It was breakfast last Saturday at the Ken Begley house. Everyone was asleep except for me and my 89- year-old former New York City financial advisor, Mr. S. Wiley. I’ve been holding Mr. Wiley hostage for the last few years, ever since he lost all my retirement money in the stock market bubble when it popped.
Mr. Wiley was drinking his coffee and reading the paper when he said, “My, my young man, I’ve lived 89 years I’ve never seen such a shellacking in all my life.”
“You mean Obama and the Democrats in the last election?”
“No, it’s Cindy’s column about living with you. You sound a little bit crazy toward the end. I take that as moderation on her part. I guess you’re just lucky she didn’t go the whole nine yards with that truth thing. Shoot, this looks like the men in the white coats should be out here with a straight jacket for you. You didn‘t get mad did you?”
“No, and it’s only a coincident that I had to let her go.”
“Let her go?”
“Yep, I had to let her go to E-town and meet some friends for dinner so she wouldn’t write another column this week. Jeff Moreland was really disappointed.”
“I’ll bet he was!”
“You know, Mr. Wiley, I don’t mind if someone tells some lies about me. I just don’t want anyone telling a bunch of truths on me. By the way, not meaning to change the subject, though I’d like to get off this one, do you know anything about theatre?“
“Surely you jest, young man, I’m from New York City. We provide more fictional entertainment with the best actors and actresses in the world with, of course, the exception of all those politicians in Washington. Why do you ask?”
“I need you to help me out with a little bit of stage work down at the Opera House. Their next show is “The Little Shop of Horrors,” and it’s on this weekend. You heard of it?”
“Heard of it? Why, you illiterate bumpkin! Let me check your pockets for turnips because you must have just fallen off the wagon on the way into town if you haven’t heard of “Little Shop of Horrors.” It’s the longest running show off Broadway in America today. It’s a spoof of 1950’s science fiction films, but turned into a musical. Are pretty Angela Nance and young Jack Manion singing in it?”
“Why, yes, they are.”
“Good. I can only work with the best. We better head on down to the Opera House. I can’t keep my public waiting.”
Ten minutes later. . .
“Hey, young man, nobody’s here. Where are the rest of the players?”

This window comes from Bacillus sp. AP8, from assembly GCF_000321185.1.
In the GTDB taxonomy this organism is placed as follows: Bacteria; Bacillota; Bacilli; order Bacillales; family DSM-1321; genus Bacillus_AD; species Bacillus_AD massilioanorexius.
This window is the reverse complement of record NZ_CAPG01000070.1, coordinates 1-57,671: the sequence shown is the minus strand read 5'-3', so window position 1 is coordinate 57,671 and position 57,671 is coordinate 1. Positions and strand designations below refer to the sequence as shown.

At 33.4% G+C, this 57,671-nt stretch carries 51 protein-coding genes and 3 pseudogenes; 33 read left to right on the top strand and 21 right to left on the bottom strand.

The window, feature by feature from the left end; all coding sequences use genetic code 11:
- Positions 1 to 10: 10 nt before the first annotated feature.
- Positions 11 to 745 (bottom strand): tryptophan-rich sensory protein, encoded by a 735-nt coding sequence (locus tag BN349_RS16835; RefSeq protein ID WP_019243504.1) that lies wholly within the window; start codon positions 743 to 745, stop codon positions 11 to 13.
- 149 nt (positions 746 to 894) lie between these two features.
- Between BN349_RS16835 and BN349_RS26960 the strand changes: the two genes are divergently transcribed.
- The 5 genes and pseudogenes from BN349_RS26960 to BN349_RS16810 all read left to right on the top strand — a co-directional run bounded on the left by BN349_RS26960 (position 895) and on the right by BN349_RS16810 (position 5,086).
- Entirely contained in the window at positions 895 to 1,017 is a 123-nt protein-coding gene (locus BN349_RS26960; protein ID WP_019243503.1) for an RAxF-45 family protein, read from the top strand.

“Well, Mr. Wiley, when I said ‘work on the stage’ I meant ‘work on the stage.’ Phillip Campbell and his son, Wesley, always do most of the work, but occasionally they need a little help. Now, grab that hammer and come with me.”
“You mean you want me to do, I hesitate to use the vulgar term, ‘manual labor?’”
“Surely you don’t have anything against an honest day’s work.”
“If I wanted to do an honest day’s work I would have never gone to Wall Street. Let that be a lesson to you, young man. A fellow with a sharp pencil can steal more in a day than one with a pistol can all year long. Why in the world would anyone in their right mind let you swing a hammer, anyway? If they looked up the term ‘rough carpenter’ in the dictionary, they would see your picture.”
“Be that as it may, grab that hammer and go up this ladder. I‘ll steady it.”
“Good googlely gog. That ladder must be 20 feet tall. You’re not getting me up there. I fall off that ladder and you’ll be picking me up with a stick and a spoon. By the way, this wouldn‘t have anything to do with that life insurance paper you had me sign the other day, would it?”
“Of course not. That was just burial insurance. After all, you are 89 years old.”
“But it was for $400,000.”
“So sue me. I believe in big funerals.”
“I like big funerals, too, but I’m still not going up that ladder.”
“How about if I take you to McDonalds afterwards for Cokes?”
“No, sir. I’m not cupping my hands anymore and letting them pour in some Coke so you only have to pay 25 cents instead of a dollar. My hands have gotten so shaky it splatters all over the wall anyway.”
“All right, all right. You hold the ladder and I’ll go up it.”
I got up to the top of that ladder when all of a sudden I could feel it swaying back and forth. I grasped the ladder with both arms and began singing, “Nearer My God to Thee,” in a high-pitched voice. I looked down to see Mr. Wiley smiling while he shook the ladder.
“You crazy old man, you could have got me killed. What would you have done if I fell off this ladder and broke my neck!”
“Take your credit card out of your wallet and go to Mordecai’s with Cindy. Lord knows she‘s earned it!”
Writer’s Note: “The Little Shop of Horrors” will be playing on Fridays and Saturdays, Nov. 19-20, and Nov. 26-27 at 7 p.m., and on Sundays, Nov. 21 and Nov. 28 at 2 p.m. It’s as cheap as going to the movies in Bardstown, and a whole lot more fun. Mr. Wiley and I will be in the front row!